The Supreme Court’s definition of a “true threat” in an upcoming case could have broad implications for a range of speech from online jokes to religious expression, experts told the Daily Caller News Foundation.
Justices will soon hold oral arguments for Counterman v. Colorado, which asks how a speaker’s intent should be considered when they are accused of making a “true threat” — speech that is unprotected by the First Amendment. It’s a question of importance for a range of different people — religious freedom, child advocacy, and civil liberties groups have all filed friend of the court briefs.
The case itself revolves around Billy Raymond Counterman, who was sentenced to four and a half years in prison for repeatedly sending a local musician Facebook messages she found threatening, such as “Die,” “Fuck off permanently,” and “Was that you in the white Jeep?” according to court documents.
The Colorado Court of Appeals found that a “reasonable person” would understand the statements to be threatening, but Counterman argues that was not his intent. He asks the Supreme Court to consider a speaker’s mental state, rather than the recipient’s emotions, when weighing crimes against “pure speech.”
We filed our opening brief in Counterman v. Colorado, involving whether there’s a constitutionally required minimum level of intent to be convicted of making a threat. To be argued April 19.
Foundation for Individual Rights and Expression (FIRE) Attorney Gabe Walters, who filed a brief in the case, says Supreme Court precedent and free speech principles “require that the speaker actually intend to cause a person or group of people fear of harm” to be punished.
“Otherwise, speech that is politically or socially unpopular, or even just intended as a joke, will too easily be punished, as in the example of Meredith Miller, who joked on a social media app that she would detonate the University of Utah’s nuclear reactor, which is too small to detonate, if the Utes lost their upcoming football game,” Walters told the DCNF. “The university argued that her actual intent in making that statement was irrelevant as it sought to suspend her for two years.”
The Alliance Defending Freedom (ADF), which filed a brief in support of neither party, acknowledges the government’s interest in protecting its citizens but warns the Court against “[opening] the door to restricting speech based on its effect on the recipient.”
“While the conduct of certain individuals may warrant punishment, the government should be able to criminalize speech only in very rare circumstances,” Travis Barham, senior counsel at ADF, told the Daily Caller News Foundation. “Attempting to prosecute speech is a slippery slope, and courts should make clear that the state cannot criminalize speech without first considering the speaker’s intent. We are seeing an increase of ‘speech is violence’ rhetoric in our society, particularly in higher education, and it is critical that the Supreme Court not embrace this arbitrary concept and instead reiterate the First Amendment’s broad protections for free speech.”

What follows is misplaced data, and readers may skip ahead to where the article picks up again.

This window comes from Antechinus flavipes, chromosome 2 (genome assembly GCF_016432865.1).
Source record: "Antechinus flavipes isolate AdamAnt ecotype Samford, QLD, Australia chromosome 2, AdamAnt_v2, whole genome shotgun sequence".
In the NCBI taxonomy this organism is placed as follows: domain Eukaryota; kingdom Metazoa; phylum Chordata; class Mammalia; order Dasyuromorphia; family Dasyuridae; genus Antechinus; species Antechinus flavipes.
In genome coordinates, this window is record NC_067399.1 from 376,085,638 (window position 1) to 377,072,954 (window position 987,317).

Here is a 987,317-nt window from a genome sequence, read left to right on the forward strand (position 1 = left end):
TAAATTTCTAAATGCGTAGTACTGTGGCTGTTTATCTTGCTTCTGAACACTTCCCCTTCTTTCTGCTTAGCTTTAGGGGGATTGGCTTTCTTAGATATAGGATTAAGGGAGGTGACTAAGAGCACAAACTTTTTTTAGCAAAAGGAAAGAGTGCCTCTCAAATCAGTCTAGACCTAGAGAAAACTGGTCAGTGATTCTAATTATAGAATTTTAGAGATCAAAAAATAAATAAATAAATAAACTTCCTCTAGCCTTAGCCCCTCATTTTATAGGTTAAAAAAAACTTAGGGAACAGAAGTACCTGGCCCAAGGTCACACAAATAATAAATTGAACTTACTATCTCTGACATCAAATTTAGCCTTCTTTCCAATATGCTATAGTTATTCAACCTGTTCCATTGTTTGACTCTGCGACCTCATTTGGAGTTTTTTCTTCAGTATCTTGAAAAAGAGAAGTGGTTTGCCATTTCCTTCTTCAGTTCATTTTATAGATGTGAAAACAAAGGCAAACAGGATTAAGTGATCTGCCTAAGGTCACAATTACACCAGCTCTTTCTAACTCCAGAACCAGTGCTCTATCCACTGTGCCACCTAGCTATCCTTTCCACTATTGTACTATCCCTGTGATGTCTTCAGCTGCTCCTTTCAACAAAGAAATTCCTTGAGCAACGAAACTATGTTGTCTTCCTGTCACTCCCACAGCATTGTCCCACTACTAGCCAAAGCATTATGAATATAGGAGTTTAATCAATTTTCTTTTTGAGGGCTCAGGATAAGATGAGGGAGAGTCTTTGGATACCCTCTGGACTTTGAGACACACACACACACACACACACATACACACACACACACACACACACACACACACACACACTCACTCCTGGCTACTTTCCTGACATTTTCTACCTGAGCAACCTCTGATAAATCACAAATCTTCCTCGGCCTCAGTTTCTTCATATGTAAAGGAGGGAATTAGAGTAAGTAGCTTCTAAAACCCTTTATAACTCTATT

The brief cites three cases where religious viewpoints were penalized on college campuses because they caused emotional offense.
“Just sharing with people how Jesus Christ died on the cross and rose again to give them eternal life was enough for officials to accuse [Chike Uzuegbunam] of engaging in fighting words—all because he allegedly disturbed someone’s ‘peace and/or comfort,’” the brief says. “But given this reality—and the ‘speech is violence’ mentality that afflicts too many administrators—allowing true threats to fluctuate based solely on the reasonable person is dangerous.”
Other briefs raise similar concerns. The American Civil Liberties Union (ACLU) argues that the Court must acknowledge intent to “prevent speech from being unduly chilled.”
“A vast amount of speech on political, social, and other issues occurs online, and is often abbreviated, idiosyncratic, decontextualized, and ambiguous,” it says. “Much of this online speech such as public posts on major social media platforms like Twitter and Facebook—is accessible by anyone with an Internet connection, meaning the foreseeable audience is broad, diverse, and likely to interpret the speech in myriad ways the speaker never intended.”
Human Rights For Kids explores the impact on children in its brief, arguing that allowing the government to criminalize speech without accounting for intent would “disproportionately harm children, who, because of their under-developed brains and impetuous nature, are more likely to engage in speech that a reasonable person would find offensive, abrasive, or threatening.”
Some legal scholars, however, believe the entire threats discussion is misguided.
Three professors argue that Counterman is not a case about threats at all, but a case about stalking, a difference that impacts the First Amendment analysis. Stalking laws “prohibit a pattern of conduct, sometimes involving speech” but do not restrict speech based on content, they say.
“This Court should therefore affirm Mr. Counterman’s conviction, but on a different basis than that relied upon by the Colorado Court of Appeals,” they argue. “Specifically, it should affirm Mr. Counterman’s conviction under Colorado’s stalking law not because one or more of his messages amounted to a ‘true threat’; but rather because the First Amendment is not violated by a defendant’s conviction for a course of conduct involving hundreds of direct communications to a single individual that reasonably caused the target serious emotional distress.”
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